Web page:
Agatha Christie is known to be the best-selling fiction writer in the world, with her novels having sold over two billion copies. The prolific author of 66 novels and numerous short story collections is also a commanding presence in theatre. Some have argued – convincingly – that she is the most successful female playwright of all time, although her success as a novelist often obscures this.
Christie remains the only female playwright to perform three plays simultaneously in London’s West End. It was 1954 and the plays were “The Mousetrap”, “Witness for the Prosecution”, and “Spider’s Web”. “The Mousetrap” is of course also the longest running West End play. Originally written for radio and titled Three blind mice, then reworked as a short story before being adapted for the stage, it opened in the West End in 1952 and has been a staple ever since. When theaters slowly began to reopen after the long Covid-19 shutdown, it was one of the first shows to open on May 17 – order was restored.
“Witness for the Prosecution”, which Christie adapted from her own short story, originally opened in 1953. A new stage version, produced by Eleanor Lloyd and directed by Lucy Bailey, ingeniously transforms London’s County Hall into a courtroom, allowing for many colorful scenes. legal combat in a suitably imposing environment. While Sarah Phelps’ atmospheric TV adaptation was inspired by Christie’s original story, this production sticks to the stage version of Christie.
She took her work as a playwright very seriously and seemed to enjoy the process more than writing novels, savoring the momentum of drama, where a writer is “not hampered by all the description that clogs you up so terribly in a book and keeps you from getting over what’s going on.
Christie’s work for the theater includes a mix of original plays and adaptations of her novels and short stories. She wrote about 30 plays, although not all of them were performed during her lifetime. Although she had always been interested in acting, her first play was not performed until she was 40 years old. In an industry that remains obsessed with youth — especially when it comes to female writers — that still seems remarkable.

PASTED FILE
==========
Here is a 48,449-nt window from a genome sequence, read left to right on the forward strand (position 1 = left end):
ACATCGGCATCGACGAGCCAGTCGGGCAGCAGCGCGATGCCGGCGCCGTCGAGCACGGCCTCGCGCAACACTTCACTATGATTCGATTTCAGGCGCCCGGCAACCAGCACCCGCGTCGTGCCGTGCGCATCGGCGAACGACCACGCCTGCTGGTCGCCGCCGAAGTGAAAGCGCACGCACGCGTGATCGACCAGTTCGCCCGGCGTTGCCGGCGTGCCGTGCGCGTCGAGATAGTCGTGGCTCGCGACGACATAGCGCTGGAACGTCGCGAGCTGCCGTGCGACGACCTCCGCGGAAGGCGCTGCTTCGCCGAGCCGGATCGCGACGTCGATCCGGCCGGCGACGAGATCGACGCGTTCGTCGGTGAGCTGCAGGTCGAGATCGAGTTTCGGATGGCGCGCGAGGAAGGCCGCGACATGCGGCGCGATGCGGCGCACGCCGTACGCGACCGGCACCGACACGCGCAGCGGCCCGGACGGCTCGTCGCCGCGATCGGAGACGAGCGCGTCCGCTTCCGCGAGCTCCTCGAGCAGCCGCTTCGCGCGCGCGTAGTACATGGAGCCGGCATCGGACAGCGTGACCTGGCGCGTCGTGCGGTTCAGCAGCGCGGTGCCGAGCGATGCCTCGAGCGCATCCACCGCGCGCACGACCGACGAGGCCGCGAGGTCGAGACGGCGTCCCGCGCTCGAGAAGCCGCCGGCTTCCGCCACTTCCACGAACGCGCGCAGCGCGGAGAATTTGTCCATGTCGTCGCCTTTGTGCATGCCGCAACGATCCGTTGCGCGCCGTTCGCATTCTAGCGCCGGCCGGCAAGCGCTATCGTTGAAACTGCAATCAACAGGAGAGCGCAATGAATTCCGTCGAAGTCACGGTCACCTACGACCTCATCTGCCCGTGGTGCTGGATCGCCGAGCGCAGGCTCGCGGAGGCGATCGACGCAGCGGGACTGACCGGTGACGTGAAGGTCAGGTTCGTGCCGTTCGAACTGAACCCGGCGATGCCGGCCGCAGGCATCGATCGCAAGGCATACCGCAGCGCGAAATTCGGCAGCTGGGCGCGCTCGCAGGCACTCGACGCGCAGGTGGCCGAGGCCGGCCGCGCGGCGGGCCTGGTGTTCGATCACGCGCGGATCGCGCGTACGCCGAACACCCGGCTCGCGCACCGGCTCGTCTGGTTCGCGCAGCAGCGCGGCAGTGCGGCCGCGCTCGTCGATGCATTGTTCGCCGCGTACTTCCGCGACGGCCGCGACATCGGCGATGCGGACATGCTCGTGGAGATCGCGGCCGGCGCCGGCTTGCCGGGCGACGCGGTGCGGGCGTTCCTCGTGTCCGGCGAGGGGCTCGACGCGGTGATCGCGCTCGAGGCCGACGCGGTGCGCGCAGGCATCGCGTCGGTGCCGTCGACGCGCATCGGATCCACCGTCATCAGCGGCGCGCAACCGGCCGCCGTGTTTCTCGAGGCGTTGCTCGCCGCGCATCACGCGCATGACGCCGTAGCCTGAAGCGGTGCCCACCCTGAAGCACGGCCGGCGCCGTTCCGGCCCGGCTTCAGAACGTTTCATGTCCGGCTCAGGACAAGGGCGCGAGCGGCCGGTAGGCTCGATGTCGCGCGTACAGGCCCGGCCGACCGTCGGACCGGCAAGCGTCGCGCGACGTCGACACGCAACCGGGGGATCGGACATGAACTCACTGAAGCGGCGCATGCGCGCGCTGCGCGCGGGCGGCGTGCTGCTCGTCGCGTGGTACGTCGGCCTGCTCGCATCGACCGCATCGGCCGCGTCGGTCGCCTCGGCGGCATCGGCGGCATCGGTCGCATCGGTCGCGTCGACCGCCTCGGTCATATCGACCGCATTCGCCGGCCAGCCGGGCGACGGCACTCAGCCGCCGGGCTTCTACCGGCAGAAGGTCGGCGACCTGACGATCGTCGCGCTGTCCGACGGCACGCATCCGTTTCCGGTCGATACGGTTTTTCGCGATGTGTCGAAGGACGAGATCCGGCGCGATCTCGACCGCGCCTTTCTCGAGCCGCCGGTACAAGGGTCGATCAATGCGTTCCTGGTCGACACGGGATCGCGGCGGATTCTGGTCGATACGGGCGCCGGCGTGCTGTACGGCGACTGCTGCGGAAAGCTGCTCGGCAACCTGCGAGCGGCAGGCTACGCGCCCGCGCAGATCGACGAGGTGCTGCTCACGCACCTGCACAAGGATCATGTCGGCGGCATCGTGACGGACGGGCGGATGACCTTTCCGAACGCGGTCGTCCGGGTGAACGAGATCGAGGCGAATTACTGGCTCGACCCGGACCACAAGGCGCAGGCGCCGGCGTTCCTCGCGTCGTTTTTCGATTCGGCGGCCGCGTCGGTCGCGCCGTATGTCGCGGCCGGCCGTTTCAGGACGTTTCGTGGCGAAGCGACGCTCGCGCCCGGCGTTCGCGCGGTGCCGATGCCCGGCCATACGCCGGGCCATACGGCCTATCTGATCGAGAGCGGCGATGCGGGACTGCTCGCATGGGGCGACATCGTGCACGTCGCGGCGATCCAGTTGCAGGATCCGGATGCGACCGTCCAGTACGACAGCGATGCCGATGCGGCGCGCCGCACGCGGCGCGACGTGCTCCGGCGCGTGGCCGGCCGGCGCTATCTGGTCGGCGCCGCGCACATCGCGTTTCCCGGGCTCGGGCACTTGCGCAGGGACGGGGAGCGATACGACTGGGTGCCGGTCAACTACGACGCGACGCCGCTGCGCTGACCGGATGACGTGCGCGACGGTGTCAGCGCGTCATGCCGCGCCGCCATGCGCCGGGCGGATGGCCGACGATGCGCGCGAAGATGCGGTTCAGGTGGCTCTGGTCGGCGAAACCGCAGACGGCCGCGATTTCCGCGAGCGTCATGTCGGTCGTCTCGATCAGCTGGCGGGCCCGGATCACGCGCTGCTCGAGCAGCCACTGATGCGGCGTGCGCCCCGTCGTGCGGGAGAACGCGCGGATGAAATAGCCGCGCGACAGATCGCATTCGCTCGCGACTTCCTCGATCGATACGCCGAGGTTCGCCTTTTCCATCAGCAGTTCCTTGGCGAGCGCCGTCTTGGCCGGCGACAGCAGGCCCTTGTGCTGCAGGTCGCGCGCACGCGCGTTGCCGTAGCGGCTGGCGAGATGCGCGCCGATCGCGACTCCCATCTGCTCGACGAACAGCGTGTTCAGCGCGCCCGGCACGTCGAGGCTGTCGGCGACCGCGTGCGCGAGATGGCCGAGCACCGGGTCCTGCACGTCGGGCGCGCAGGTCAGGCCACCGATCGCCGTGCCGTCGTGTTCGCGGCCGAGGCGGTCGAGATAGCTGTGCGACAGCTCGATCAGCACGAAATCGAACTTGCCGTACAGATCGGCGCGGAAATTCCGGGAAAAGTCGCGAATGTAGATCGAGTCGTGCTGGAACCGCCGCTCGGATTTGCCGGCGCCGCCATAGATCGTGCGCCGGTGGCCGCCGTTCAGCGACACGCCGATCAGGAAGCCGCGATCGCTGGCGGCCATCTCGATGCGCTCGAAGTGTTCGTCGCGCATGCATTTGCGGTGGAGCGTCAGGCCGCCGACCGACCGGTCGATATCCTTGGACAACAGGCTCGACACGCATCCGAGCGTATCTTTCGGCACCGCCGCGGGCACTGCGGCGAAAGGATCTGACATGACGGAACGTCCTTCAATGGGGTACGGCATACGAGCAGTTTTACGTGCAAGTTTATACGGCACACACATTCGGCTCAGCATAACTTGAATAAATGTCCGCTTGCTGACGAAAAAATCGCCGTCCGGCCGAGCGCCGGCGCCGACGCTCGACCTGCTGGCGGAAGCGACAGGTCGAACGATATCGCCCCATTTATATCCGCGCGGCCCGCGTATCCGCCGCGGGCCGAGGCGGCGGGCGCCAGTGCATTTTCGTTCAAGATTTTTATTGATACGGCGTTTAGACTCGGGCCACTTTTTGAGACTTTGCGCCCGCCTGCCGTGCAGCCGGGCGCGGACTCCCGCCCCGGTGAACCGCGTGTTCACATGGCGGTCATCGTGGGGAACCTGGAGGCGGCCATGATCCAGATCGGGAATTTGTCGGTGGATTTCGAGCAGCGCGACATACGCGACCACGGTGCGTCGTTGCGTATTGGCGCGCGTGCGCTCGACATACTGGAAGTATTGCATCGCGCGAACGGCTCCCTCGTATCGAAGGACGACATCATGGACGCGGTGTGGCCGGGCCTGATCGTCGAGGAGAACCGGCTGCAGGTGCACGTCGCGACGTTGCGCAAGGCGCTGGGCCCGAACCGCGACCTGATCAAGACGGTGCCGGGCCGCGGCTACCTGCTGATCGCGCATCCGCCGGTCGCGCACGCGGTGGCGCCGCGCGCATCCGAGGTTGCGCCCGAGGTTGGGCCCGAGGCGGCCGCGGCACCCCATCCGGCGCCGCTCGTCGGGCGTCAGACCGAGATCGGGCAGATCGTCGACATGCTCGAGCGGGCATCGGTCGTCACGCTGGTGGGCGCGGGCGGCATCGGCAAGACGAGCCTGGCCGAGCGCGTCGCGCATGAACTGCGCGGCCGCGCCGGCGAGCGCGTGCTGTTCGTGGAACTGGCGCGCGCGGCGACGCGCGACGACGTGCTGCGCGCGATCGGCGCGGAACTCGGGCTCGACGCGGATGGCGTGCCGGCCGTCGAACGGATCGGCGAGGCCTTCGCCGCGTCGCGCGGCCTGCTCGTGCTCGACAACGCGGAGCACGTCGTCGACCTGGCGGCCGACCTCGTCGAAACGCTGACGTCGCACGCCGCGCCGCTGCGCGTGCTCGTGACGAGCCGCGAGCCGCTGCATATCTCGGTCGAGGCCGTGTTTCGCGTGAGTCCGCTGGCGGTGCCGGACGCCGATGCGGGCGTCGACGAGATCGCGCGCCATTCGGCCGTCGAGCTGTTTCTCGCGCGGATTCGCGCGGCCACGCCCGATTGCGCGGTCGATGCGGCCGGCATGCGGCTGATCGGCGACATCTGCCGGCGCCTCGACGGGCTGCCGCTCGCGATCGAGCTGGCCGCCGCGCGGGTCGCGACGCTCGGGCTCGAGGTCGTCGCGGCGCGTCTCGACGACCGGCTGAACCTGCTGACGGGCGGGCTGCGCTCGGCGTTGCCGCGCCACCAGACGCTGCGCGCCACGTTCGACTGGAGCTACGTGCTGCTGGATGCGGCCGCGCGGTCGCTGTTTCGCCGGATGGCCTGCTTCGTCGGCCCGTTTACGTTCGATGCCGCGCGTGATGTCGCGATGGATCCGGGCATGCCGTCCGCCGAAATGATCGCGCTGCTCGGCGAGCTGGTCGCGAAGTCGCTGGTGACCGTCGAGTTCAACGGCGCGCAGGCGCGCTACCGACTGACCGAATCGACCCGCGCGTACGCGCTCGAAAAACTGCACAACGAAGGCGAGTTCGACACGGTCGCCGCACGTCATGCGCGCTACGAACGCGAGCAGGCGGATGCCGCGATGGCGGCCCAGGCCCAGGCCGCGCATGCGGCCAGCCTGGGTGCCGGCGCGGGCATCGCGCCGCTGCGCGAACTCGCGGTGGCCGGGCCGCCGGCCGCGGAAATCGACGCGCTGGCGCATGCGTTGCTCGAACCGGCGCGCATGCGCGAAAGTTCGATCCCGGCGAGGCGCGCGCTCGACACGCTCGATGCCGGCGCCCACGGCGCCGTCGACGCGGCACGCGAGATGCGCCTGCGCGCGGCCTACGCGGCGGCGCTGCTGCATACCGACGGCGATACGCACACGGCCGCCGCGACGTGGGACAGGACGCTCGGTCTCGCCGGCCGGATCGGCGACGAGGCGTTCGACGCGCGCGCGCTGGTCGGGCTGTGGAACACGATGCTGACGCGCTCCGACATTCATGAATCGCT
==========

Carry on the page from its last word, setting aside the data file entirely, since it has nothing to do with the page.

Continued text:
The Agatha Christie Theater Company was formed with the estate and producer Bill Kenwright, for the specific purpose of staging her plays and adaptations of her work. Productions over the years have included “The Hollow”, his first and only play to feature Poirot, “Black Coffee” and the play which Christie says marked his true emergence as a playwright, “And Then There Were None (another who got the on-screen Phelps treatment).
By all accounts, Christie loved theater and theater people. She took her work as a playwright very seriously and seemed to enjoy the process more than writing novels, savoring the momentum of drama, where a writer is “not hampered by all the description that clogs you up so terribly in a book and keeps you from getting over what’s going on. She was adept at adapting her own material – not something all novelists can pull off.
The estate continues to ask other writers to adapt its work for the stage. When playwright Ken Ludwig was approached to adapt one of his novels, he naturally turned to Murder on the Orient Express, undoubtedly one of his best known – and most filmed. In a recent interview, he explained how he made some changes to make it more practical on stage – condensing twelve suspects down to eight, opening with a flashback.
The current production at the Chichester Festival Theatre, directed by Jonathan Church, sees Henry Goodman don Poirot’s distinctive mustache (more understated than Kenneth Branagh’s facial topiary in his 2017 film adaptation). Critic Tom Wicker, writing in the Arrangedescribes the storytelling as a “puzzle box and roller coaster”.
A 2019 adaptation of Marple’s Mystery The mirror cracked by Rachel Wagstaffe (who also adapted The girl on the train for the stage) is currently on tour in the UK, produced by the Original Theater Company, in which the character of Christie’s quick-witted armchair investigator has been fleshed out more than usual.
Christie’s pieces remain popular despite or perhaps because of their old fashioned character. They are well designed. She loved experimenting with structure and setting tests for herself as a writer. Historian Lucy Worsley has argued that Christie made the death clean, clean and bloodless, for a nation struggling with deep collective grief. His plays made murder a game. But it’s also true that they smuggle a lot of raw human emotion below the surface, which contemporary adaptations bring out to a greater or lesser degree. Its two most famous protagonists are a stranger and an older woman, both of whom are described as the smartest person in the play. At the same time, his work was often racist, anti-Semitic and full of entrenched colonialist attitudes – just about any outsider who isn’t Poirot is considered untrustworthy or suspicious – something adapters have to struggle with too.
There are justifiable arguments to be made that Christie’s work is the kind of cozy, comfortable and, in the wrong hands, creaky theater that anchors the industry to the past, but there’s a reason his work continues. to please – it is a mistake to dismiss her.